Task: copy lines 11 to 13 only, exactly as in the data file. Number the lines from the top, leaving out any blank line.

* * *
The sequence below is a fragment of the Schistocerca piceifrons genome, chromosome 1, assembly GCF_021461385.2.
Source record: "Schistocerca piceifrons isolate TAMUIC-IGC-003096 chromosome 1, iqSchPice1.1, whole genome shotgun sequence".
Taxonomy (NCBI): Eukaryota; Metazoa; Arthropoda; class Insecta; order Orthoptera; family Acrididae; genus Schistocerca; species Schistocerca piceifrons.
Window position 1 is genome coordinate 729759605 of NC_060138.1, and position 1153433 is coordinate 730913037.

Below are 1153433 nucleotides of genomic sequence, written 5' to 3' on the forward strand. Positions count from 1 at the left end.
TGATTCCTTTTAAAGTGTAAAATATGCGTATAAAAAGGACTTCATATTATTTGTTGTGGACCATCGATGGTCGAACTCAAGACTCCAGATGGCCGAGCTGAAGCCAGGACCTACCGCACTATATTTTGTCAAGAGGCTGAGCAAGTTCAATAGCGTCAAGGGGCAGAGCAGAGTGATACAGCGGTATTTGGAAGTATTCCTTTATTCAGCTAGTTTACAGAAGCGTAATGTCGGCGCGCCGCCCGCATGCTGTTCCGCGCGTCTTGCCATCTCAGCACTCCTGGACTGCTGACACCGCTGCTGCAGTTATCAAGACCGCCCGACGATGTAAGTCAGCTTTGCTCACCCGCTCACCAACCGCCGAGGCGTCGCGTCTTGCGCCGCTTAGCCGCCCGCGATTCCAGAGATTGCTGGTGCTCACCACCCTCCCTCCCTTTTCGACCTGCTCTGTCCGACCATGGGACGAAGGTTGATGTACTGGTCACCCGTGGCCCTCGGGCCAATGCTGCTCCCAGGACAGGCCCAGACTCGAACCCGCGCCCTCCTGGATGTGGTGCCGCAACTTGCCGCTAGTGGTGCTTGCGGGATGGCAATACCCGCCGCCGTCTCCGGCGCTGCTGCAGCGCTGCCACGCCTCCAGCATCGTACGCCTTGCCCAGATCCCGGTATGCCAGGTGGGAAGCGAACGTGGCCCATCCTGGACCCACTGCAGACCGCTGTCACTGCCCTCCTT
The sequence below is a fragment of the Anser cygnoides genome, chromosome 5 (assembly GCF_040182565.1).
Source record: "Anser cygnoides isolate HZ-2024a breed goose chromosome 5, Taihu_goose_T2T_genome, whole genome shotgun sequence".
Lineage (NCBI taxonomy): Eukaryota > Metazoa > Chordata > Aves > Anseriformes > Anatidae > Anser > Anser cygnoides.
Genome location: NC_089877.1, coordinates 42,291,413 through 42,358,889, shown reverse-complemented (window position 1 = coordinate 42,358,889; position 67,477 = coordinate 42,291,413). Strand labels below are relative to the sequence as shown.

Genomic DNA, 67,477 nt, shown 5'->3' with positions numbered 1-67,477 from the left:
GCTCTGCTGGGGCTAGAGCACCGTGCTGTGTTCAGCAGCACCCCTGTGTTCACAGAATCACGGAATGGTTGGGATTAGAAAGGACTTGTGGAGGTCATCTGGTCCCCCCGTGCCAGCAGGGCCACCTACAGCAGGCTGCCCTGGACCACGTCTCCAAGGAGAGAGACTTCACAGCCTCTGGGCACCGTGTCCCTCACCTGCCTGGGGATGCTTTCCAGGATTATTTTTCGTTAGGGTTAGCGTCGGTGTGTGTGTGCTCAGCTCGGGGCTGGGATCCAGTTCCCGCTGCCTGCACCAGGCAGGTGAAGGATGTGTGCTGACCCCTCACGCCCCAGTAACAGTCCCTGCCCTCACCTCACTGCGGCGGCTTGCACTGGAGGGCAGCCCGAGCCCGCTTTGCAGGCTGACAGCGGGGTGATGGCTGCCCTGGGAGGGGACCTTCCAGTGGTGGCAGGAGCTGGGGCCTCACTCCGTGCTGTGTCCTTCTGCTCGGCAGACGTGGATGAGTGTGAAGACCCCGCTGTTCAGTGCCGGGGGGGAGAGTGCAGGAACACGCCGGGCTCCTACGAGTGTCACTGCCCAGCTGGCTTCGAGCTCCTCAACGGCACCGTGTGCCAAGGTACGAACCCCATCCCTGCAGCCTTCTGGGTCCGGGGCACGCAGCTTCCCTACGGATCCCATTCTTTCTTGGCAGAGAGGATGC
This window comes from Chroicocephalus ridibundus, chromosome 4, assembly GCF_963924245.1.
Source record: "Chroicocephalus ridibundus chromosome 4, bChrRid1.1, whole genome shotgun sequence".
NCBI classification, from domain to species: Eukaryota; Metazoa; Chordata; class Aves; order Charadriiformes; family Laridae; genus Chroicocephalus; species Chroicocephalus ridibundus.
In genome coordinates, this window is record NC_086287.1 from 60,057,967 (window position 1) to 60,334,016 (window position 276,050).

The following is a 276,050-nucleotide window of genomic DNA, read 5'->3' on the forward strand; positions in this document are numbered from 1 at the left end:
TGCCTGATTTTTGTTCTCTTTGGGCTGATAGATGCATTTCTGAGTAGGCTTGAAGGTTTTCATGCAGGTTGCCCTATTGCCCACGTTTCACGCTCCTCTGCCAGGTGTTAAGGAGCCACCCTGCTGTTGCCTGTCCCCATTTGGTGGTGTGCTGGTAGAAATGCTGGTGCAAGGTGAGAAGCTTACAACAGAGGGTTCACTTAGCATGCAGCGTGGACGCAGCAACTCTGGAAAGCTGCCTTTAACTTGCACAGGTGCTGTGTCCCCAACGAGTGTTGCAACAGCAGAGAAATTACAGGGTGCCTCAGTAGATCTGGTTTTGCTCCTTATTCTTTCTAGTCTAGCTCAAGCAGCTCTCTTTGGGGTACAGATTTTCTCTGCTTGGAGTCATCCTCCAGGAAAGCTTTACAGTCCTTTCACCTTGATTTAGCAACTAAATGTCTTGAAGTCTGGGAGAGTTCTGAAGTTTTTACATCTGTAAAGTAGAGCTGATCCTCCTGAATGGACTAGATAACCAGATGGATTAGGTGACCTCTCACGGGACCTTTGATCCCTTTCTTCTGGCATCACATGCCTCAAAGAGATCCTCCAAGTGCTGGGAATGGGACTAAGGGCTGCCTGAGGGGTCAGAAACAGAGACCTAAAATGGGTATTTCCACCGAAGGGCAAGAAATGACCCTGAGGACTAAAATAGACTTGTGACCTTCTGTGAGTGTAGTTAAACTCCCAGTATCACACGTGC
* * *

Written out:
Genomic DNA, 67,477 nt, shown 5'->3' with positions numbered 1-67,477 from the left:
GCTCTGCTGGGGCTAGAGCACCGTGCTGTGTTCAGCAGCACCCCTGTGTTCACAGAATCACGGAATGGTTGGGATTAGAAAGGACTTGTGGAGGTCATCTGGTCCCCCCGTGCCAGCAGGGCCACCTACAGCAGGCTGCCCTGGACCACGTCTCCAAGGAGAGAGACTTCACAGCCTCTGGGCACCGTGTCCCTCACCTGCCTGGGGATGCTTTCCAGGATTATTTTTCGTTAGGGTTAGCGTCGGTGTGTGTGTGCTCAGCTCGGGGCTGGGATCCAGTTCCCGCTGCCTGCACCAGGCAGGTGAAGGATGTGTGCTGACCCCTCACGCCCCAGTAACAGTCCCTGCCCTCACCTCACTGCGGCGGCTTGCACTGGAGGGCAGCCCGAGCCCGCTTTGCAGGCTGACAGCGGGGTGATGGCTGCCCTGGGAGGGGACCTTCCAGTGGTGGCAGGAGCTGGGGCCTCACTCCGTGCTGTGTCCTTCTGCTCGGCAGACGTGGATGAGTGTGAAGACCCCGCTGTTCAGTGCCGGGGGGGAGAGTGCAGGAACACGCCGGGCTCCTACGAGTGTCACTGCCCAGCTGGCTTCGAGCTCCTCAACGGCACCGTGTGCCAAGGTACGAACCCCATCCCTGCAGCCTTCTGGGTCCGGGGCACGCAGCTTCCCTACGGATCCCATTCTTTCTTGGCAGAGAGGATGC
This window comes from Chroicocephalus ridibundus, chromosome 4, assembly GCF_963924245.1.